No future for factory farming
Farm animal welfare focus: Stopping the destructive animal feed trade
Cruel factory farming relies on a global trade in crops to feed farmed animals. Tropical forests are destroyed to make way for crops destined for factory farms around the world.
The special dietary needs of factory-farmed animals bred for profit drive the global trade in destructive animal feed.
Almost 80% of the world’s soybean crop is fed to farmed animals, not people. Pesticides are also used extensively, contaminating rivers and killing people and wild animals.
A moratorium on factory farming and a shift in farm animal welfare legislation would:
- Free up land for communities to grow food for people
- Support global food security and address the climate crisis
- Relieve growing pressure on wild animal habitats and give wildlife a fighting chance
Factory farming is putting an extreme risk on public health and the planet’s future. Click the link below to read more in our latest report:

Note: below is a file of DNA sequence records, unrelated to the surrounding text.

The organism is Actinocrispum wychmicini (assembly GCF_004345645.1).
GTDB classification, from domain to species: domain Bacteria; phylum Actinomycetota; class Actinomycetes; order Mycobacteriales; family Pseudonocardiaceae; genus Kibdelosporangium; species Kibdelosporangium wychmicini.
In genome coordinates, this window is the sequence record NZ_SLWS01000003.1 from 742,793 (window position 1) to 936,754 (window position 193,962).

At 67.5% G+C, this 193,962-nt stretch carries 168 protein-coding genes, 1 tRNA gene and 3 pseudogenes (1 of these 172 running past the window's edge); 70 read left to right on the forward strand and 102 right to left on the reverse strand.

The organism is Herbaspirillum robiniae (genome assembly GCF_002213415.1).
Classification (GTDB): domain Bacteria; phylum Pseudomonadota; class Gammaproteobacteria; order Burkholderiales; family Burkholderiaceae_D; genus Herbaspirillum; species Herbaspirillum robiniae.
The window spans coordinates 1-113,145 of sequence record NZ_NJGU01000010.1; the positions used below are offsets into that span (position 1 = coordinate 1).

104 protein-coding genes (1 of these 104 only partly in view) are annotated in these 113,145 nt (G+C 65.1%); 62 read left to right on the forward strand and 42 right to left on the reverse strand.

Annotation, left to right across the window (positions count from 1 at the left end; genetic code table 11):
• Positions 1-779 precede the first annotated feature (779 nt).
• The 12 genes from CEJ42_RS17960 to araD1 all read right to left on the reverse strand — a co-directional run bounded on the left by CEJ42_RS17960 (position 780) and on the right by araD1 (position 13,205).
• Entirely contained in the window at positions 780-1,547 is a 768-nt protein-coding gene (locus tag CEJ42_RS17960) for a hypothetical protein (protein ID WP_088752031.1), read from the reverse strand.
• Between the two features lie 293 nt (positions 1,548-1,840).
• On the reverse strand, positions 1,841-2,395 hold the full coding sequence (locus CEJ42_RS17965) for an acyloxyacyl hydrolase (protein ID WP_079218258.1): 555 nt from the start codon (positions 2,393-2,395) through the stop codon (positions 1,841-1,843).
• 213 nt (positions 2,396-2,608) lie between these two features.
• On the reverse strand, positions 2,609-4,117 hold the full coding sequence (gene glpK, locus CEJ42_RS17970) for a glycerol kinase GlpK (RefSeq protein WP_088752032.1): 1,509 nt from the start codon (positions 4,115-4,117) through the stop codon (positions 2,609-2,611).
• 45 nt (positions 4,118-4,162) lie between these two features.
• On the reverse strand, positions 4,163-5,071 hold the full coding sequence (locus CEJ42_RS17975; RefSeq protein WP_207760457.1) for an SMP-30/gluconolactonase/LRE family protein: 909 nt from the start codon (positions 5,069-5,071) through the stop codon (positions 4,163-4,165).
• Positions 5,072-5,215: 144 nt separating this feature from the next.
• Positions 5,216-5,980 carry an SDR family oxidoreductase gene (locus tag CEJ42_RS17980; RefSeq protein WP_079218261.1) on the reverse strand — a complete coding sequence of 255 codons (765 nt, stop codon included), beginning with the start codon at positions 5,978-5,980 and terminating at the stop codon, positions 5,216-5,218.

Factory-farmed animal treatment
Animals in factory farms are bred to grow fast, have large litters, lay high numbers of eggs, or produce a maximum amount of milk. This causes great suffering over their short lifetimes.
Chickens are bred to reach their slaughter weight about twice as quickly as 40 years ago, and their legs cannot keep pace with the rapid body growth. As a result, many chickens suffer from painful, sometimes crippling leg disorders.
Ending irresponsible antibiotic use in farming
Three-quarters of the world’s antibiotics are used in animals, most on factory farms to stop stressed animals from getting sick. Antibiotic overuse causes superbugs to emerge. These can escape from farms via workers, into the food chain and our environment and waterways.
Already, the superbug crisis is responsible for 1.27 million deaths every year due to antibiotics no longer being effective.
The same low farm animal welfare conditions that give rise to superbugs can also cause diseases like bird flu or swine flu to emerge from factory farms and transfer to humans.
A moratorium and shift in farm animal welfare legislation on factory farming is the most effective way to safeguard public health and our environment.
This will lead to fewer farmed animals living in high welfare conditions, and no longer being subjected to harmful antibiotics.